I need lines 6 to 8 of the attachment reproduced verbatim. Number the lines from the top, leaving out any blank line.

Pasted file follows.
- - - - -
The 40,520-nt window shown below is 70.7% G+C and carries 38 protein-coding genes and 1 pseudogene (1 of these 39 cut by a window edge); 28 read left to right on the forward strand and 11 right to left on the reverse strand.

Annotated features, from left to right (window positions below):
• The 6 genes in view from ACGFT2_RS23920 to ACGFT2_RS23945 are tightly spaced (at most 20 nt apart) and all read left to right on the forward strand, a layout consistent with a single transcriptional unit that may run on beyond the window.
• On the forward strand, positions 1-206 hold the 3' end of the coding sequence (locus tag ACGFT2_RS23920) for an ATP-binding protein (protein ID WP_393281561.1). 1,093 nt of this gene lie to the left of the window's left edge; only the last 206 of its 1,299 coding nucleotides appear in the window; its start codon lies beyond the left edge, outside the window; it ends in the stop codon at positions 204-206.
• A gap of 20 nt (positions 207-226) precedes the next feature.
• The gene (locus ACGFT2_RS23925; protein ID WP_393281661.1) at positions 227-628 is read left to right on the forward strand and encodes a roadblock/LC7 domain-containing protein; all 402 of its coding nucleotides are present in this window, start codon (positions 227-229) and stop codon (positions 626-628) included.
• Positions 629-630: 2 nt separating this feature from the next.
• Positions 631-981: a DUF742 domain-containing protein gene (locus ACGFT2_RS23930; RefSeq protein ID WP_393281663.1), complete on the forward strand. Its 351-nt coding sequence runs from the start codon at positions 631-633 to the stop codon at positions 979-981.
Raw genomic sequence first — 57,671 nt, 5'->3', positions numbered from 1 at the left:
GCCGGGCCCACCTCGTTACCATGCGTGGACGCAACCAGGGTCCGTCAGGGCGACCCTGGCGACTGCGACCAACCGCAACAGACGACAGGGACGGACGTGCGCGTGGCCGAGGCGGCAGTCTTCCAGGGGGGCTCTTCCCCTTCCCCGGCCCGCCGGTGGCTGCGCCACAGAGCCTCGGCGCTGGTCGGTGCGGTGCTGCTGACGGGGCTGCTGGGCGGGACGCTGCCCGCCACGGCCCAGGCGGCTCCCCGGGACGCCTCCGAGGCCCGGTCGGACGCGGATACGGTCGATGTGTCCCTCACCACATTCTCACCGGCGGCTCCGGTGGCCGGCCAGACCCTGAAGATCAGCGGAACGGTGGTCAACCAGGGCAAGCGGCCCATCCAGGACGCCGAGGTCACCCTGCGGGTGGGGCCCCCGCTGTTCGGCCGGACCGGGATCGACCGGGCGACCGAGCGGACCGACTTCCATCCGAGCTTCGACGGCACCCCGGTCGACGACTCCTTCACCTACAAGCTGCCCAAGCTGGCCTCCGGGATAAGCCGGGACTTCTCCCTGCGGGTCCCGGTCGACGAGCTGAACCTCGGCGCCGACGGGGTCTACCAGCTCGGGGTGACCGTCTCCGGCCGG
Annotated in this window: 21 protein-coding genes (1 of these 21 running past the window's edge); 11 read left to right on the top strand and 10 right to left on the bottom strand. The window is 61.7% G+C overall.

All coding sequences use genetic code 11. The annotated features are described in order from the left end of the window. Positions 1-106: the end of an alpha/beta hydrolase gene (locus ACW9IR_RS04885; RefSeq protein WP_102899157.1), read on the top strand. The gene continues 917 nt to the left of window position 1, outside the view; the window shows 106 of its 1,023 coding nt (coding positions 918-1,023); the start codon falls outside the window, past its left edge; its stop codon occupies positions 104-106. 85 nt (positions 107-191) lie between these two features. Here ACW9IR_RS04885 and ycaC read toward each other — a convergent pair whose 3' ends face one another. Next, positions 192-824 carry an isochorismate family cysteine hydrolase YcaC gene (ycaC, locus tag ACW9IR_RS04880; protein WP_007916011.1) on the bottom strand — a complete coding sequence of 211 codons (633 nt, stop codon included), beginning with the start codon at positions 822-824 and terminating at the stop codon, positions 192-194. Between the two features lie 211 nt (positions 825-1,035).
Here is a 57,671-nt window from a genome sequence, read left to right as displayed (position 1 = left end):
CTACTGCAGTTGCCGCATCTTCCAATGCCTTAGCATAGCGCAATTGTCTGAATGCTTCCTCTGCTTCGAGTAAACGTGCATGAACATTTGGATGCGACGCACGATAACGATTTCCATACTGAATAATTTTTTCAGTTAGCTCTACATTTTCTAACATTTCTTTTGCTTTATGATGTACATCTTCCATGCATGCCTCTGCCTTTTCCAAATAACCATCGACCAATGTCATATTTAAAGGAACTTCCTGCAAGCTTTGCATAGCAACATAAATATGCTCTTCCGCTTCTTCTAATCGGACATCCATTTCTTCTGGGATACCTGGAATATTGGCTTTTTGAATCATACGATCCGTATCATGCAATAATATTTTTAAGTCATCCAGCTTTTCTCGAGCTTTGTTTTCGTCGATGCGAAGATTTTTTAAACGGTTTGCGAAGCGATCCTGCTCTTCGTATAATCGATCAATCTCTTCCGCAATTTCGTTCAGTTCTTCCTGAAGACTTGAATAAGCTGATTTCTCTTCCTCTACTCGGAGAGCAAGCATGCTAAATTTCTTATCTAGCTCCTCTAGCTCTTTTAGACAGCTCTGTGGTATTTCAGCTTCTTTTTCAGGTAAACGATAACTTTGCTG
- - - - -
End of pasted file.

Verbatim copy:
• The gene (locus ACGFT2_RS23925; protein ID WP_393281661.1) at positions 227-628 is read left to right on the forward strand and encodes a roadblock/LC7 domain-containing protein; all 402 of its coding nucleotides are present in this window, start codon (positions 227-229) and stop codon (positions 626-628) included.
• Positions 629-630: 2 nt separating this feature from the next.
• Positions 631-981: a DUF742 domain-containing protein gene (locus ACGFT2_RS23930; RefSeq protein ID WP_393281663.1), complete on the forward strand. Its 351-nt coding sequence runs from the start codon at positions 631-633 to the stop codon at positions 979-981.